Optic neuritis is a condition where there is inflammation and demyelination of the optic nerve. It is often associated with multiple sclerosis (a demyelinating disease involving the nerve cells of the spinal cord and brain). Patients with multiple sclerosis often experience recurrent episodes of optic neuritis. Optic neuritis is a common early manifestation of multiple sclerosis. Those affected are often young females that may have a preceding viral illness. Long term studies have observed that up to 75 percent of female patients who initially present with optic neuritis ended up with multiple sclerosis. In some cases, optic neuritis can occur after a systemic viral infection. The diagnosis of optic neuritis can be achieved with the help of tests (erythrocyte sedimentation rate, thyroid function tests, antinuclear antibodies, rapid plasma reagin, mitochondrial deoxyribonucleic acid (DNA) mutation studies) to rule out other ocular conditions.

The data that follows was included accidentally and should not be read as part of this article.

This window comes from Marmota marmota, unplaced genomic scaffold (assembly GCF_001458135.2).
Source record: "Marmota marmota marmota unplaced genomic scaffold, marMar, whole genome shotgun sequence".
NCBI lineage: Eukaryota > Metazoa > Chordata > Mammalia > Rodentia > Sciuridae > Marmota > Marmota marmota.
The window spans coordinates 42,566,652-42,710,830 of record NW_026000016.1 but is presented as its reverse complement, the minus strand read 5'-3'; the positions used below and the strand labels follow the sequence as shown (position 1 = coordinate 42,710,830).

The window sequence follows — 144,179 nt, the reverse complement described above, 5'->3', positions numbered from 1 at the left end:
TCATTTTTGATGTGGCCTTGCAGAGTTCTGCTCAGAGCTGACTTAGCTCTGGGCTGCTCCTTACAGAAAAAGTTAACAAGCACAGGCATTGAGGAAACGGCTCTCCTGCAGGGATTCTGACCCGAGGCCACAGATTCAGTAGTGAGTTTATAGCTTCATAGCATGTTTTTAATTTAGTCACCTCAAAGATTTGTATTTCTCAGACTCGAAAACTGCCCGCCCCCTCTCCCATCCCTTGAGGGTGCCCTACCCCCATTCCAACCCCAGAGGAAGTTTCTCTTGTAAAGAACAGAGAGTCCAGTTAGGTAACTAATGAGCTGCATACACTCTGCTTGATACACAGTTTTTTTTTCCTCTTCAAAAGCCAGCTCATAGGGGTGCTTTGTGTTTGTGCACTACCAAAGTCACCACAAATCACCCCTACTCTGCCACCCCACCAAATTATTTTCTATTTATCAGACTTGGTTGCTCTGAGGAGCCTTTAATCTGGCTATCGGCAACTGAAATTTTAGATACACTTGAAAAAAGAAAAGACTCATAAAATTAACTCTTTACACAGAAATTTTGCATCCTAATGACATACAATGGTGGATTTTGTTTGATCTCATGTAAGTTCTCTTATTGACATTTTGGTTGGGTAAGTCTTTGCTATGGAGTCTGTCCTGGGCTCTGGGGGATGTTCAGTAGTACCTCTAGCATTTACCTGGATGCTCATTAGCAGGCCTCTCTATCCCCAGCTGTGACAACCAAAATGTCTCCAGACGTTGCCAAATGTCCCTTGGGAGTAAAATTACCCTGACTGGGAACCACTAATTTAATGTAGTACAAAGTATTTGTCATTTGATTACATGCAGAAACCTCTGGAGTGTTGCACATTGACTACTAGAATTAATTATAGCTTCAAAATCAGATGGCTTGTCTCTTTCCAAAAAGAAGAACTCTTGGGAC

A magnetic resonance imaging (MRI) can also be helpful to assess the inflammatory changes, rule out structural lesions, and to look for white matter lesions in the central nervous system. Without treatment, the visual function usually improves after one to several weeks. However, permanent deficits in color, contrast, and brightness are common. Intravenous steroids and immunomodulators may be beneficial. Studies have indicated that there are approximately 4 to 5 cases per 100,000 individuals annually. Risk factors of optic neuritis include being Caucasian, female, and a young age (20 to 45 years old). If it occurs in children, it is usually due to an immune-mediated process (previous systemic infection or immunization).
Optic Neuritis Symptom #1: Loss of Vision
Loss of vision or visual impairment occurs when there is decreased ability to see to a point where it cannot be fixed using the usual means (such as spectacles). The loss of vision can result in difficulties with daily activities such as reading, driving, walking, socializing, and more.
The commonest causes of optic neuritis include refractive errors, glaucoma, cataracts, macular degeneration, diabetic retinopathy, and more. In optic neuritis, the loss of vision can either be complete or partial.
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